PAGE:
13. Potatoman

    Avoiding Global Variables

    I'm sure this example applies to certain companies and code bases. Not all code needs to be infinitely scaleable, indeed in some cases you know full well the code will be largely discarded in a few years time. For the same reason you may decide your code only needs to run on a single thread, use of globals may well be suitable (note the term suitable, rather than 'appropriate'). Yes, sometimes they're abused, and in cases promote poor design. Don't think you're making your programmers 'better' by restricting their toolset though. The thought process if I eliminate bad practice 'x', I'll get better quality code, is not really a great way to get the changes you would like. The result could well be even more problematic programming habits springing up.
  14. Potatoman

    Avoiding Global Variables

    If you look at both assumptions though: Assume that your code likely won't need more than one instance. You can make global. If it's global and you were right, you saved negligible time. If it's global and you were wrong, you now have a large amount of painful rework. You can make it not global. If it's not global and you were right, you spent a little bit of time to make the code more explicit (read: easier to pick-up/work with). If it's not global and your assumption was wrong, you pass in the new/different instance. [/quote] I see largely the reverse, though certainly it depends on the situation. In my experience, if you were wrong, you just wasted a potentially nontrivial amount of time on developing and supporting infrastructure you will never need. If you were right, you saved neglibigle time overall because you can go in after the fact and update it. The key benefit for building in the support is allowing rapid design changes at late stages of the project, at the cost of spending more time up front. This might be useful for a project, or it might not be. Can you give an example of a situation where the rework is more significant than simply changing the singleton to be to passed in, that is not the result of poor design in general (as in, it's a painful rework because of the general code structure, not the use of a singleton). What I mean is if we're talking about singleton vs passing in the argument, I see no difference between implementing it now or later. Why is it more painful later? At a coarse level, I imagine the 'pain' of implementing it later is proportional to the amount of time saved by making this simplifying assumption in the first place. It doesn't prevent it at all, instead of passing the parameter in, you set the global to that value. It might not be as 'clean' or as intuitive to the reader as you'd like, but I think 'prevents' is a bit strong. void TestMyContainer() { std::unique_ptr<SharedData> data(new SharedData()); MyCustomContainer c(data); c.DoSomething() } versus void TestMyContainer() { std::unique_ptr<SharedData> data(new SharedData()); MyCustomerContainer::setSharedInstance(data.get()); MyCustomContainer c; c.DoSomething() MyCustomerContainer::setSharedInstance(nullptr); } Now again with the disclaimers, I'm not recommending a container class that uses a global shared instance, that's not the point. I'm merely illustrating that it doesn't prevent you from unit testing. Please can we refrain from asking why you would actually have a container taking a shared instance in the manner demonstrated above.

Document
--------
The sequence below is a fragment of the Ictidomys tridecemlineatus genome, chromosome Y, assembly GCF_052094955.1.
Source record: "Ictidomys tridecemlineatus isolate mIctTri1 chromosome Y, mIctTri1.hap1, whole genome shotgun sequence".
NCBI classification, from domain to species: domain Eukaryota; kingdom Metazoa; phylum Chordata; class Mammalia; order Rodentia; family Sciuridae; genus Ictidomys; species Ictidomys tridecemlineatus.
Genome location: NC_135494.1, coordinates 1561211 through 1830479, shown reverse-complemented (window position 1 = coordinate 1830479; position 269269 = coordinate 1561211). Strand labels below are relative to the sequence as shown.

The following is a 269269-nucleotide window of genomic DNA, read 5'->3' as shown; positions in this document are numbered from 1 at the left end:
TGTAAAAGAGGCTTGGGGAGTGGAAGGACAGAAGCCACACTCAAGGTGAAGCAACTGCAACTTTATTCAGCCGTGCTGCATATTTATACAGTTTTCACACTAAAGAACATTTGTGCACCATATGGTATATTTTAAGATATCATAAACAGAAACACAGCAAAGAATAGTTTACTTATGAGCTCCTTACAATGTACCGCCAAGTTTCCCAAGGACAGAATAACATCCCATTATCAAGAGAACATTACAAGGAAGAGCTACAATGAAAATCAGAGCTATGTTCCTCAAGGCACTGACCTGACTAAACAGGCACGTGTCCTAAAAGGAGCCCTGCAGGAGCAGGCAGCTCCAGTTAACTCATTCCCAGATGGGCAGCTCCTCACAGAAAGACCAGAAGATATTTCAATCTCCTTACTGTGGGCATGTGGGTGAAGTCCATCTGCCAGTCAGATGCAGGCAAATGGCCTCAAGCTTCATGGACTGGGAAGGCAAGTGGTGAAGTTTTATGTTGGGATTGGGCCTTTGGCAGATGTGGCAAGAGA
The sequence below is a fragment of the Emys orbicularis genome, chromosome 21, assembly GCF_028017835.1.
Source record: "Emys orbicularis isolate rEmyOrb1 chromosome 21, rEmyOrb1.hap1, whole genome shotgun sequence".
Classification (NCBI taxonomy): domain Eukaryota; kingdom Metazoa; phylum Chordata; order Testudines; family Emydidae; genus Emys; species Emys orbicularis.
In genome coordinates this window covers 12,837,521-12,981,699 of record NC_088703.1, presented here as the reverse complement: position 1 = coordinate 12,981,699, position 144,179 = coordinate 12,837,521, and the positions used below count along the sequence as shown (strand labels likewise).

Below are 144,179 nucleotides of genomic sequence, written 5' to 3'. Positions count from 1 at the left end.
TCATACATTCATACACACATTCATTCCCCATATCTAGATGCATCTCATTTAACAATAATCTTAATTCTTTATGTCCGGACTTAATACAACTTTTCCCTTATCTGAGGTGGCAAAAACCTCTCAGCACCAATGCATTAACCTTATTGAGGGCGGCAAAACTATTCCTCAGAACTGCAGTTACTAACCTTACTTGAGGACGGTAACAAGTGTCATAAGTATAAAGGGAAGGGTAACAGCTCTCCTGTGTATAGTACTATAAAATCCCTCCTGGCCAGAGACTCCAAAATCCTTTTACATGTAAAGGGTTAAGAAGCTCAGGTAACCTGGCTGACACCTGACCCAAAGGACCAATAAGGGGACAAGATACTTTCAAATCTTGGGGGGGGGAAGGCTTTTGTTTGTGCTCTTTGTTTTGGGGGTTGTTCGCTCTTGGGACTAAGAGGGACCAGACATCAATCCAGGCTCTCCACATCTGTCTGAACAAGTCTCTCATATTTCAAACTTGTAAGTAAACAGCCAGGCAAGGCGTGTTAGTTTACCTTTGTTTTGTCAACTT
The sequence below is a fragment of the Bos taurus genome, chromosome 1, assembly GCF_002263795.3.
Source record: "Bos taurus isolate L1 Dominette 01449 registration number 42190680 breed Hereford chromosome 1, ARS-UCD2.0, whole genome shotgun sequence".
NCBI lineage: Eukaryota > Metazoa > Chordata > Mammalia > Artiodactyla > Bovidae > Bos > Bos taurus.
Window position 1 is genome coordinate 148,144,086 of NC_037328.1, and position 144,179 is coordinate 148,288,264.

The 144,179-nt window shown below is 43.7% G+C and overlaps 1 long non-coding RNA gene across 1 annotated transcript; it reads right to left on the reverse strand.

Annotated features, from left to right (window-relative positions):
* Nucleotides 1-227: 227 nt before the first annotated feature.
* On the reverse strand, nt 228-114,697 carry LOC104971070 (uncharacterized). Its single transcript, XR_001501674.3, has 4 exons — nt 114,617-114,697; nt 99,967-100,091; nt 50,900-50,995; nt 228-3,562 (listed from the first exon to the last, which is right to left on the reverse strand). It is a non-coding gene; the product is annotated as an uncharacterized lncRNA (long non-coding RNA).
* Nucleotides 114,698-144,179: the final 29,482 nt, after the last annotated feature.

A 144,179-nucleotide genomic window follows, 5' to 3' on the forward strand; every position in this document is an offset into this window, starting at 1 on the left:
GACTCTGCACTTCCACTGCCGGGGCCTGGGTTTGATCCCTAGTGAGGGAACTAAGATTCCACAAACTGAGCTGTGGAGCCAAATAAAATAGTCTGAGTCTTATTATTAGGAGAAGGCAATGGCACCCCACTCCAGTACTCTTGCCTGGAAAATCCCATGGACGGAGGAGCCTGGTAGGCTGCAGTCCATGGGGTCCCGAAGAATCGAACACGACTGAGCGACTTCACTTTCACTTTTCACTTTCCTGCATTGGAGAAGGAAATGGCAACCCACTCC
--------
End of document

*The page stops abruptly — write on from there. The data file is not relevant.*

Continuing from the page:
15. Potatoman

    Avoiding Global Variables

    I would argue that fewer lines of code is quicker and easier to write, and globals use demonstrably fewer lines of code. I'm not saying to use that metric to decide what approach to take, but it usually is quicker and easier - I feel it devalues your argument to suggest otherwise.